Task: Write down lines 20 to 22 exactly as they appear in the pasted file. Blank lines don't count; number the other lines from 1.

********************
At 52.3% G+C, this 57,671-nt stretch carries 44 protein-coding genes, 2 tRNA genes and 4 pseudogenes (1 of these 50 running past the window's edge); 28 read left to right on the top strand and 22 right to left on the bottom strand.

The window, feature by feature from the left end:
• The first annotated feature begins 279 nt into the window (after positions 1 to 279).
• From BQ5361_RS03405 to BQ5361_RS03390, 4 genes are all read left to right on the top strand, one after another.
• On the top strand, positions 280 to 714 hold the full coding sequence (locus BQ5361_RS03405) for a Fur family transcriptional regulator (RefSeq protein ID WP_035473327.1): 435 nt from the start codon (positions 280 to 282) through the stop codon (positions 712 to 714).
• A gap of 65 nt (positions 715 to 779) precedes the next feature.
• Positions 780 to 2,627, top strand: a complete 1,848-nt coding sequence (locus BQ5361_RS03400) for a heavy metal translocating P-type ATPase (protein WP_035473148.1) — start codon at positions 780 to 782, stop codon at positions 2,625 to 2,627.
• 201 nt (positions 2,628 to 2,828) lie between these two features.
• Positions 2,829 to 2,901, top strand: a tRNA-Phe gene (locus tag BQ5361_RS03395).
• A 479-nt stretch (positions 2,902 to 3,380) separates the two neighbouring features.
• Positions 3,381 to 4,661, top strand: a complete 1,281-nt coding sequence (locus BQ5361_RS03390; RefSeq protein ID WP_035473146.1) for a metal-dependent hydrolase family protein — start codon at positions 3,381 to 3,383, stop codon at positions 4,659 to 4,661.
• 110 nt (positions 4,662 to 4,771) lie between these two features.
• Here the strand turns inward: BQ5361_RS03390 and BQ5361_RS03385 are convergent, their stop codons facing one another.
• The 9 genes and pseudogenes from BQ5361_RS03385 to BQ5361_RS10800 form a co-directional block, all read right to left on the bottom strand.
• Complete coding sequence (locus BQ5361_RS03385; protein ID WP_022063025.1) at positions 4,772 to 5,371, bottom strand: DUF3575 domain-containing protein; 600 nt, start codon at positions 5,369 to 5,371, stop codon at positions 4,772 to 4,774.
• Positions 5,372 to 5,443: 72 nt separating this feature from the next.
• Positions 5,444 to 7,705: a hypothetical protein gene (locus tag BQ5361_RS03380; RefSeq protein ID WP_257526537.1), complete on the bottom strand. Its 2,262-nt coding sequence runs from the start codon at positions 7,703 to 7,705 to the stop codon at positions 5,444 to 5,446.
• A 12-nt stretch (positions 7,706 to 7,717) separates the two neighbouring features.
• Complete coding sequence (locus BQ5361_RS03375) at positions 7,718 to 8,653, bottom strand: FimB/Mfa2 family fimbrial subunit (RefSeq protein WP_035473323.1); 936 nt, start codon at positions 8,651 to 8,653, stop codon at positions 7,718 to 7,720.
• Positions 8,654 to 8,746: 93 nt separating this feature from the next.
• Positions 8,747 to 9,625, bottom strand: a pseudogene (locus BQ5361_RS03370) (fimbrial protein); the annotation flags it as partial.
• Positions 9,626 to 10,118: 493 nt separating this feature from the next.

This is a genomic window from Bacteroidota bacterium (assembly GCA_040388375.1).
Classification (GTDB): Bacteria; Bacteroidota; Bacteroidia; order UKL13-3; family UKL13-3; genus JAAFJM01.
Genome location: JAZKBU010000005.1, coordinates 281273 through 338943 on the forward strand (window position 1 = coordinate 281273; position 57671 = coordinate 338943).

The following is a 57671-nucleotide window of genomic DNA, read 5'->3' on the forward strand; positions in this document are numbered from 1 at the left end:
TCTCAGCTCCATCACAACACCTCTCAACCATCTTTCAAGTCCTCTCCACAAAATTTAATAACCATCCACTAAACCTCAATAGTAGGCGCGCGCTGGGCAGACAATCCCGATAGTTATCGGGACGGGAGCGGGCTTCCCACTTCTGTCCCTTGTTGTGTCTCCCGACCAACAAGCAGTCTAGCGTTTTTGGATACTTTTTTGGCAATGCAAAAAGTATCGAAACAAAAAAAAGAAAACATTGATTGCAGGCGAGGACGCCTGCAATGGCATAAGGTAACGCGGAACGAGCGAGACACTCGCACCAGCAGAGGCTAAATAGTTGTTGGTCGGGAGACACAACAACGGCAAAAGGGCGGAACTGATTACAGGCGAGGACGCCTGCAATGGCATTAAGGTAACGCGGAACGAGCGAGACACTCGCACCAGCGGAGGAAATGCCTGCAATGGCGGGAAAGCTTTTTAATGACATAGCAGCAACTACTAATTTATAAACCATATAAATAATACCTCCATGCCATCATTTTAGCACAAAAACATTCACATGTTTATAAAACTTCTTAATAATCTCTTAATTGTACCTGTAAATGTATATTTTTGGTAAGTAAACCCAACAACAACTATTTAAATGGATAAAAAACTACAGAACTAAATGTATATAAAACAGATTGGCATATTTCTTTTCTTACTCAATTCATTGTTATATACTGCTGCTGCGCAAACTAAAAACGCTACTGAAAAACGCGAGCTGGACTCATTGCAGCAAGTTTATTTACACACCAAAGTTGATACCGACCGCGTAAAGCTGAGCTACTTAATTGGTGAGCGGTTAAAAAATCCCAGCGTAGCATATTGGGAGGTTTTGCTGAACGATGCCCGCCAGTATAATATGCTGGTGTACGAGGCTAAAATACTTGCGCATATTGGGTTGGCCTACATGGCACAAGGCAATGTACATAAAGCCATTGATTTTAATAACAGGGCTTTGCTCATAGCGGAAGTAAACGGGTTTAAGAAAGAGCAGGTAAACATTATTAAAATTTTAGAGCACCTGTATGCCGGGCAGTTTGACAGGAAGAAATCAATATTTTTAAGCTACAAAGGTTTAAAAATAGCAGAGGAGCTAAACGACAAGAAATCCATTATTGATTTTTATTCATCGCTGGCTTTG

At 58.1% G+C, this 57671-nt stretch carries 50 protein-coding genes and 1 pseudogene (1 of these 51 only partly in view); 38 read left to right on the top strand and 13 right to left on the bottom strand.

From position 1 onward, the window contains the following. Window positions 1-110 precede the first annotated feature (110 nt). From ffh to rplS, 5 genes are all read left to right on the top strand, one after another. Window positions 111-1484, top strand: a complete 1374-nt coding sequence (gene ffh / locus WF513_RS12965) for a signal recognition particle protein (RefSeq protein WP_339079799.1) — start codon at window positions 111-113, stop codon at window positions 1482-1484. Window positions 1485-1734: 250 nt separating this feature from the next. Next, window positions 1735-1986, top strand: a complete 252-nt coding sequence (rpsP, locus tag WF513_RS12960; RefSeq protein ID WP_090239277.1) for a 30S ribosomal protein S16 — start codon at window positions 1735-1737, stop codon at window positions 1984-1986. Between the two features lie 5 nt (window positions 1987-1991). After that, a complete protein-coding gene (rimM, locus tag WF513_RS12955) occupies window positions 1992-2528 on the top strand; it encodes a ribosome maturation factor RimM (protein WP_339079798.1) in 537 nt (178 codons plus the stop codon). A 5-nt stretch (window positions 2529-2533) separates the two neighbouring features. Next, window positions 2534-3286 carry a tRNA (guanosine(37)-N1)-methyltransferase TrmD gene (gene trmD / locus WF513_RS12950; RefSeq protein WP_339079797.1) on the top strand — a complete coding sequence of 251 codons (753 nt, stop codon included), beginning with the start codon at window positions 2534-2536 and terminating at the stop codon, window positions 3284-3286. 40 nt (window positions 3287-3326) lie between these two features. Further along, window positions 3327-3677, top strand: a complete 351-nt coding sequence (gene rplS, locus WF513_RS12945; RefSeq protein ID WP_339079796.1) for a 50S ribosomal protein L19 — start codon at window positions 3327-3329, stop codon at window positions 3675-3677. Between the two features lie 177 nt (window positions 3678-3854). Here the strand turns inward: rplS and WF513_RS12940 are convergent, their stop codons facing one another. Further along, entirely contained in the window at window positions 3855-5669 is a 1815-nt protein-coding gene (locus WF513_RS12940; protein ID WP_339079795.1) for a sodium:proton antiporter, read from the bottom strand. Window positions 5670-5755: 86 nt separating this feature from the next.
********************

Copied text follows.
• Positions 8,654 to 8,746: 93 nt separating this feature from the next.
• Positions 8,747 to 9,625, bottom strand: a pseudogene (locus BQ5361_RS03370) (fimbrial protein); the annotation flags it as partial.
• Positions 9,626 to 10,118: 493 nt separating this feature from the next.